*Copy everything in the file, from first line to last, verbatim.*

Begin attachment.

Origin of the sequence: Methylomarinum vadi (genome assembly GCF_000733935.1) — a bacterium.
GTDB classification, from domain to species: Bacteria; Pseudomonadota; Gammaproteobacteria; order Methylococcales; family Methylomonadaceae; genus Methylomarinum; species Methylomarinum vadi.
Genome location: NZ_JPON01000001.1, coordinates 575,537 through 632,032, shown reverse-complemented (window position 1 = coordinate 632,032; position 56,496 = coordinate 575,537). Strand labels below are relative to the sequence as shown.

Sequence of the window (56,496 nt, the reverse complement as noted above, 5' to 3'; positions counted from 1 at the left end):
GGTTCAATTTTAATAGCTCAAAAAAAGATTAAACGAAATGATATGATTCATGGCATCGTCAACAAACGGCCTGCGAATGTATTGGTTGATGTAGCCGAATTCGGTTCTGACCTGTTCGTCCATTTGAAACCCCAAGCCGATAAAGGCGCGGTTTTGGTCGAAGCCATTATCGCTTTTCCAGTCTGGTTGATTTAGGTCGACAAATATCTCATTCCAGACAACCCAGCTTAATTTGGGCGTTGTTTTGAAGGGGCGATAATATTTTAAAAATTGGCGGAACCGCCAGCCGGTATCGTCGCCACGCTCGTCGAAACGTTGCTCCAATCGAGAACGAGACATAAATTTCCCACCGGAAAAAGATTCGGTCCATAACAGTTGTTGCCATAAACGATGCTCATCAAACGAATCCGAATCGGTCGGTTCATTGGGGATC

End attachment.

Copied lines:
Origin of the sequence: Methylomarinum vadi (genome assembly GCF_000733935.1) — a bacterium.
GTDB classification, from domain to species: Bacteria; Pseudomonadota; Gammaproteobacteria; order Methylococcales; family Methylomonadaceae; genus Methylomarinum; species Methylomarinum vadi.
Genome location: NZ_JPON01000001.1, coordinates 575,537 through 632,032, shown reverse-complemented (window position 1 = coordinate 632,032; position 56,496 = coordinate 575,537). Strand labels below are relative to the sequence as shown.

Sequence of the window (56,496 nt, the reverse complement as noted above, 5' to 3'; positions counted from 1 at the left end):
GGTTCAATTTTAATAGCTCAAAAAAAGATTAAACGAAATGATATGATTCATGGCATCGTCAACAAACGGCCTGCGAATGTATTGGTTGATGTAGCCGAATTCGGTTCTGACCTGTTCGTCCATTTGAAACCCCAAGCCGATAAAGGCGCGGTTTTGGTCGAAGCCATTATCGCTTTTCCAGTCTGGTTGATTTAGGTCGACAAATATCTCATTCCAGACAACCCAGCTTAATTTGGGCGTTGTTTTGAAGGGGCGATAATATTTTAAAAATTGGCGGAACCGCCAGCCGGTATCGTCGCCACGCTCGTCGAAACGTTGCTCCAATCGAGAACGAGACATAAATTTCCCACCGGAAAAAGATTCGGTCCATAACAGTTGTTGCCATAAACGATGCTCATCAAACGAATCCGAATCGGTCGGTTCATTGGGGATC